Paul Morrow, principal at Marina High School, had never left the United States.
That all changed last week when Morrow, 57, left to climb Mt. Everest.
This journey will mark the end of reading about the world and the beginning of seeing it, he said.
"I can tell you a lot about Huntington Beach, but I can't tell you much about the rest of the world," said Morrow, a 30-year Huntington Beach resident. "To me, I hope it's the beginning of many experiences. But right now, it's a once-in-a-lifetime experience for me to get out and experience the world."
Morrow plans to hike to the Base Camp on the side of the mountain. He plans to share his experience as he goes on his blog at http://www.paulsmteveresttrekk.blogspot.com. It will take him about 60 hours of hiking.
Morrow will have a tour guide. Originally, he was going to go with two Australian women, but they rescheduled their trip, according to his blog, which he updated April 14 from Hong Kong before heading to Bangladesh, then Nepal.
"One day, I'd love to get to the top," he said. "You could actually see the curvature of the earth from there."
Along his journey, Morrow will rest up at tea houses in various Nepalese villages.
"I'm going to see what normal life is for people who don't live in Huntington Beach — what it's like to live in Nepal and to live in a village," he said. "I'm sure it's different from here, from having Direct TV access, television, Starbucks and a gas station on every corner. How do they live, what are their thoughts, beliefs and history?"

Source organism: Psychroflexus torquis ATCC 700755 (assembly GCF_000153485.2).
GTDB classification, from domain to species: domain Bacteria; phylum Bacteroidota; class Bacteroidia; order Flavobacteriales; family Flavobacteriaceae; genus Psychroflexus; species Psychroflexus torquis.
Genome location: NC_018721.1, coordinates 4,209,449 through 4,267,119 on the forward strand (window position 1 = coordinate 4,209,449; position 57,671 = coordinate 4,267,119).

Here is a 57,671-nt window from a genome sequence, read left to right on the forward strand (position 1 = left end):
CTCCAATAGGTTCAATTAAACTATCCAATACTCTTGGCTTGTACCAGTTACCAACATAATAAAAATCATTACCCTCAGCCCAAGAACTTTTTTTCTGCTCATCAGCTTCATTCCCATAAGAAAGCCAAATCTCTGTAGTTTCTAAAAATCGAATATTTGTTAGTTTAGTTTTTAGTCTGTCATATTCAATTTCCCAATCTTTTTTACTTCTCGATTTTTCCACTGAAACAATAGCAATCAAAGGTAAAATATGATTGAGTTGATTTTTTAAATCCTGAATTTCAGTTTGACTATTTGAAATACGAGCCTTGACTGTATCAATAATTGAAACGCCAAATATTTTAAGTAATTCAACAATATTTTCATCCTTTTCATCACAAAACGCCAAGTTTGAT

There are parallels between Mt. Everest and Morrow's life.
"There's a lot of tragedy up on that mountain, and there's also a lot of conquest and excitement and new ventures and new perspective," he said.
His mother, whom he refers to as his best friend and whom he spent years taking care of, recently passed away. Then his brother had a heart attack and another brother had a cancer scare, he said. Both brothers have overcome their health obstacles.
Morrow was also involved in a car accident about a year ago when a drunk driver hit him and his assistant principal, Jeanne Ellis, while on the freeway. The accident left Morrow, a skilled surfer, unable to do the sport he enjoyed.
"I came pretty close to not being able to do anything," he said. "It's time for me to do something for me and see that joy that comes from exploring our world."
To compensate for his inability to continue surfing, Morrow began hiking and exploring the local mountains. Then a friend, Dan Diecidue, who hiked to Mt. Everest about a year ago, would not stop talking about it and how it had opened his eyes to the world.
"I thought, 'Wow! That's something I need to see too for the joy of doing it,'" Morrow said.
Diecidue said the trip is perfect for Morrow.
"It's a great way to just kind of just strip down yourself and realize what's important by seeing what's important to other people and to experience other places," Diecidue said. "It's an awesome trip. It's very extreme, but very humbling and it's a beautiful place."
All the preparation for his trip was new, including getting his passport, taking the necessary shots and preparing for lower oxygen levels in the mountains.
Morrow, who is due back in America on May 1, has been sleeping in an altitude bed he rented to prepare himself for the high elevation he will experience on the mountain.
During his 10-hour layover in Hong Kong, Morrow left the airport on his own to see the city, he wrote on his blog April 15. He was pleased with people's willingness to go out of their way to help him. He noted how different it was to be a tourist for the first time in his life.
Morrow said he hopes his climb will prove inspirational to the Marina community.
"I think it says something to our kids," he said. "My school is my family. It says to kids you can come back from adversity and you can set your mind on achieving your goal and you can do it."